MORE than 500 ill workers sought help from environmental NGO Earthlife Africa around the turn of the century. 

Dr Murray Coombs, an independent occupational health expert, examined 208  workers. His report in 2006 revealed that 40 percent of the workers suffered probable occupation- related illnesses, including lung cancer, asthma and lung fibrosis as well as skin conditions. Findings couldn't be made for 62 workers because of missing information from the employer. Coombs concludes there will be a significant increase in disease among ex-workers over the next 20 years.

What the SA Nuclear Energy Corporation said about its own R3.5 million investigation Necsa's independent occupational medical doctor examined 50 workers, correlating with their medical records. Not one presented symptoms related to radiation. Most of the group were workers who had been retrenched, aged between 40 and 61, and their "financial burden may have allowed for a high self-selection".

In its 2016 report, Necsa states that high safety standards ensure that no employees are exposed to radiation. Workers were put through monitoring for full blood count and urine testing. None presented with abnormal blood results. 


Notification of the Withdrawal of the Application of an Amendment of the Environmental Authorisation and Environmental Management Programme for the Sweet Sensation Sand Mining Operation in Free State

The concerted efforts and submissions to the Department of Mineral Resources and Energy (DMRE), the Applicant and its appointed Environmental Assessment Practitioner (EAP) by the Protect Vaal Eden Committee, Vaal Eden community, and the Federation for a Sustainable Environment have resulted in the withdrawal of the application of an amendment of the environmental authorisation and environmental management programme for the Sweet Sensation Sand Mining operation adjacent to the Vaal River.  The EAP was notified by the DMRE that further specialist studies would be required to determine the impact the application for a screening plant and process would have on the environment and that a Regulation 31 amendment process, which involves a public participation process, must be undertaken.  The FSE welcomes the DMRE’s notification. Notification letter attached for download

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Mining activists in SA face death threats, intimidation and harassment - report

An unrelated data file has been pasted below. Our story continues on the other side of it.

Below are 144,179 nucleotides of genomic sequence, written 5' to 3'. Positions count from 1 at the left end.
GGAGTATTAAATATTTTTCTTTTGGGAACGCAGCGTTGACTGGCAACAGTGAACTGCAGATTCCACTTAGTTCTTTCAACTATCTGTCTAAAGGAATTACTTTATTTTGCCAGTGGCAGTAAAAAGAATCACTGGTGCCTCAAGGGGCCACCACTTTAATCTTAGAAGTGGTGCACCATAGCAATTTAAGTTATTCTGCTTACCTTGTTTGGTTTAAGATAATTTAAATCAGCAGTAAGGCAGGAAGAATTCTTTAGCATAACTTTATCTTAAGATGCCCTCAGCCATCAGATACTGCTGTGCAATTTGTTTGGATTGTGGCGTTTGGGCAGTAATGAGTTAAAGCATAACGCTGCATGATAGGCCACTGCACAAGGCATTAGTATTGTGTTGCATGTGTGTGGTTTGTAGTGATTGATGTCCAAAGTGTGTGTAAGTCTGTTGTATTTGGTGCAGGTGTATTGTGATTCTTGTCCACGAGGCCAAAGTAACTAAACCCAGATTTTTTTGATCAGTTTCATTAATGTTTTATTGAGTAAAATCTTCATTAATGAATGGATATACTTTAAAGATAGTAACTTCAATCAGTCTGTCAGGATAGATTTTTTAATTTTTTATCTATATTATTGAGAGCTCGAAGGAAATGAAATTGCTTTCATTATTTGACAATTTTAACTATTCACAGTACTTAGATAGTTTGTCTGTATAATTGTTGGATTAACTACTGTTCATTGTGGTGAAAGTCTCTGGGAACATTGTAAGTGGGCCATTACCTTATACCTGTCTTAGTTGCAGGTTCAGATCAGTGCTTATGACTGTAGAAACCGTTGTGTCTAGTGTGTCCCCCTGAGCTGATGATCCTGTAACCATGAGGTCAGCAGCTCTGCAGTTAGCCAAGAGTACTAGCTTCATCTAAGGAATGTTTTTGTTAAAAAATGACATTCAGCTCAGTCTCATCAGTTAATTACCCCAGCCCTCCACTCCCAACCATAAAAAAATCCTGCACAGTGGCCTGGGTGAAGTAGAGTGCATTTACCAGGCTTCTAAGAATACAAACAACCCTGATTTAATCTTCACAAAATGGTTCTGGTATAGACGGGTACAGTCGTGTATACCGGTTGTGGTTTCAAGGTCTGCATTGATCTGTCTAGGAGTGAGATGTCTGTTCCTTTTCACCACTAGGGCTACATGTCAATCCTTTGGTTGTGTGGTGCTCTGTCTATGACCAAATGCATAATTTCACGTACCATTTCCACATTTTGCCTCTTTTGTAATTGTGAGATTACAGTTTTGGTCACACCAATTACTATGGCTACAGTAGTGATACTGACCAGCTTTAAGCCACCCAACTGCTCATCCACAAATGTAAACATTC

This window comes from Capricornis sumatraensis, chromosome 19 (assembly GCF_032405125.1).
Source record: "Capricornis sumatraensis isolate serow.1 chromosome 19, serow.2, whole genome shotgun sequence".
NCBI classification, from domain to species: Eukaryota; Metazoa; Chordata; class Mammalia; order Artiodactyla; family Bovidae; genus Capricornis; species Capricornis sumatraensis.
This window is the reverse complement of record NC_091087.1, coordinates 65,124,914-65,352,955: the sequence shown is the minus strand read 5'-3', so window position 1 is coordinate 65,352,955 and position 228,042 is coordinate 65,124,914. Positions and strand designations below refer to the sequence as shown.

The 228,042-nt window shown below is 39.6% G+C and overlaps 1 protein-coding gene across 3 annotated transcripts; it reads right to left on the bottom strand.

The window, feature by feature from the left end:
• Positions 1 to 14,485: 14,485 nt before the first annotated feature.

SATURDAY STAR | 19 APRIL 2019, 7:41PM | SHEREE BEGA Picture:Yvette Descham On August 13 2013, Billy M heard gunshots at the gate of his house. He didn't know who fired the gun, and, worried that local traditional leadership might be involved, he didn't report the incident to the police. For the next five years, the community activist from Fuleni, a small rural village in KwaZulu-Natal bordering one of SA's oldest and largest wilderness areas, the Hluhluwe iMfolozi Park, continued to receive threats.  "We know our lives are in danger. This is part of the struggle," he says, simply. Billy M's account is contained in a new report released this week, 'We know Our  Lives Are in Danger’: Environment of Fear in South Africa’s Mining-Affected Communities, which documents how community activists in mining areas face harassment, intimidation and violence. The report details how in Billy M's case, mining company Ibutho Coal had applied for rights to develop a coal mine in Fuleni in 2013. The development would have required the relocation of hundreds of people from their homes and farmland and destroy graveyards. "The mine's environmental impact assessment estimated that more than 6000 people living in the Fuleni area would be impacted. Blasting vibration, dust, and floodlights, too, could harm the community," says the report."During the environmental consultation processes, Billy M led opposition that culminated in a protest by community members in April 2016."The company reportedly abandoned the project in 2016 while another firm, Imvukuzane Resources is reportedly interested in mining in the area.The 74-page report, compiled by Human Rights Watch, the Centre for Environmental Rights (CER), groundWork, and Earthjustice, describes a system designed to "deter and penalise" mining opponents.The authors conducted interviews with more than 100 activists, community leaders, environmental groups, lawyers representing activists, police and municipal officials, describing the targeting of community rights defenders in KwaZulu-Natal, Limpopo, Northwest, and Eastern Cape between 2013 and 2018. They report intimidation, violence, damage to property, the use of excessive force during peaceful protests, and arbitrary arrest for their activities in highlighting the negative impacts of mining projects on their communities. "The attacks and harassment have created an atmosphere of fear for community members who mobilise to raise concerns about damage to their livelihoods from the serious environmental and health risks of mining and coal-fired power plants," write the authors."Women often play a leading role in voicing these concerns, making them potential targets for harassment and attacks."But municipalities often impose barriers to protest on organisers that have no legal basis while government officials have failed to adequately investigate allegations of abuse."Some mining companies resort to frivolous lawsuits and social media campaigns to further curb opposition to their projects.  The government has a Constitutional obligation to protect activists," write the authors. Picture: Shayne Robinson, Section 27 Authorities should address the environmental and health concerns related to mining "instead of harassing the activists voicing these concerns,” remarks Matome Kapa, attorney at the CER.The report starts with the high-profile murder of activist Sikhosiphi “Bazooka” Rhadebe, who was killed at his home after receiving anonymous death threats in 2016. Rhadebe was the chairperson of the Amadiba Crisis Committee (ACC), a community-based organisation formed in 2007 to oppose mining activity in Xolobeni in the Eastern Cape.  "Members of his community had been raising concerns that the titanium mine that Australian company Mineral Commodities Ltd proposed to develop on South Africa’s Wild Coast would displace the community and destroy their environment, traditions, and livelihoods. More than three years later, the police have not identified any suspects in his killing."Nonhle Mbuthuma, another Xolobeni community leader and spokesperson of the ACC, has also faced harassment and death threats from unidentified individuals. "I know I am on the hit list.… If I am dying for the truth, then I am dying for a good cause. I am not turning back," she says.But other mining areas have had experiences similar to that of Xolobeni. "While Bazooka’s murder and the threats against Nonhle have received domestic and international attention, many attacks on activists have gone unreported or unnoticed both within and outside the  country."This is, in part, because of "fear of retaliation for speaking out, and because police sometimes do not investigate the attacks", the authors found.The origin of these attacks or threats are often unknown. "So are the perpetrators, but activists believe they may have been facilitated by police, government officials, private security providers, or others apparently acting on behalf of mining companies. "Threats and intimidation by other community members against activists often stem from a belief that activists are preventing or undermining an economically-beneficial mining project. In some cases, government officials or representatives of companies deliberately drive and exploit  these community divisions, seeking to isolate and stigmatize those opposing the mine."The Minerals Council South Africa, which represents 77 mining companies, including some in the research areas, responded that it “is not aware of any threats or attacks against community rights defenders where (its) members operate”.The authors state that while the mining sector and the government emphasise how mining is essential for economic development, "they fail to acknowledge that mining comes at a high environmental and social cost, and often takes place without adequate consultation with,or consent of, local communities".The absence of effective government oversight means that mining activities have harmed the rights of communities across South Africa in various ways. "Such activities have depleted water supplies, polluted the air, soil, and water, and destroyed arable land and ecosystems."Researchers also documented cases of police misconduct, arbitrary arrest, and excessive use of force during protests in mining-affected communities, "which is part of a larger pattern in South Africa".Last year, the Centre for Applied Legal Studies (CALS) at Wits University documented various efforts by traditional authorities to stifle opposition to mines in their communities. "In some cases, traditional authorities label those opposing mines as anti-development and troublemakers, thus alienating and stigmatising them.As a result, community members are often afraid to speak out against a mine in open consultations," CALS found.Research by the SA Human Rights Commission, too, has found that community members sometimes “are afraid to openly oppose the mine for fear of intimidation or unfavourable treatment (by the Traditional Authority)."The SAHRC says many mining-affected communities are experiencing “the creation of tension and division within communities as a result of mining operations.Sometimes, threats and intimidation against activists come from community members who have been promised economic benefit from the proposed project or are politically allied with the government or traditional authority."Local communities often do not benefit from mining activities, says the report. "Although South African law requires the development of social and labour plans (SLPs) that establish binding commitments by mining companies to benefit communities and mine workers, CALS has documented significant flaws in the development and implementation of SLPs."Despite the environmental and social costs of mining, the government is not adequately enforcing relevant environmental standards and mining regulations throughout South Africa. The SAHRC has found that the Department of Mineral Resources (DMR) often fails to hold mining companies accountable, "imposing few or no consequences for unlawful activities and therefore shifting the costs of pollution to local communities."Compliance with regulatory obligations, as well as monitoring and enforcement of such responsibilities, remains a crucial concern in the context of mining activities," says the SAHRC, noting how the DMR and other governmental agencies often do not respond to complaints filed against mines by community members.The report's authors describe how the lack of government action and oversight has also helped make the mining industry one of the least transparent industries in South Africa. Information that communities require to understand the impacts of mines and to hold mining companies accountable for harmful activities is often not publicly available. "Such information includes environmental authorisations, environmental management programs, waste management licences, atmospheric emission licences, mining rights, mining work programmes, social and labour plans, or compliance and enforcement information."The only way to access such information is through a request under South Africa’s access to information law, a procedure that the World Health Organisation has called 'seriously flawed' and which the DMR regularly flouts. In addition, mining companies and the government rarely consult meaningfully with communities during the mining approval process, resulting in uninformed and poor government and industry decisions that do not reflect community perspectives or have their support," says the report.The authors assert how the threats, attacks, and other forms of intimidation against community rights defenders and environmental groups have created an environment of fear "that prevents mining opponents from exercising their rights to freedom of opinion, expression, association, and peaceful assembly, and undermines their ability to defend themselves from the threats of mining".In its November 2018 review of South Africa’s compliance with the International Covenant on Economic, Social and Cultural Rights, the UN Committee on Economic, Social and Cultural Rights expressed concern about “reports of human rights defenders, particularly those working to promote and defend the rights under the Covenant in the mining and environmental sectors, being threatened and harassed". It recommended that South Africa provide a safe and favourable environment for the work of human rights defenders to promote and protect economic, social, and cultural rights, including by "ensuring that all reported cases of intimidation, harassment, and violence against human rights defenders are promptly and thoroughly investigated and the perpetrators are brought to justice". Mining activist Mariette Liefferink, who made submissions to the UN committee, tells how it has become increasingly difficult to work as an environmental rights defender in South Africa.   "There is an overwhelming body of evidence of intimidation, whether it is by means of frontal attacks or more insidious attacks on activists."International and South African law requires South Africa to guarantee the rights of all people to life, security, freedoms of opinion, expression, association, and peaceful assembly, and the rights to health and a healthy environment, say the authors."The attacks, threats, and obstacles to peaceful protest described in this report prevent many community activists in South Africa from exercising these rights to oppose or raise concerns about mines, in violation of South Africa’s obligations."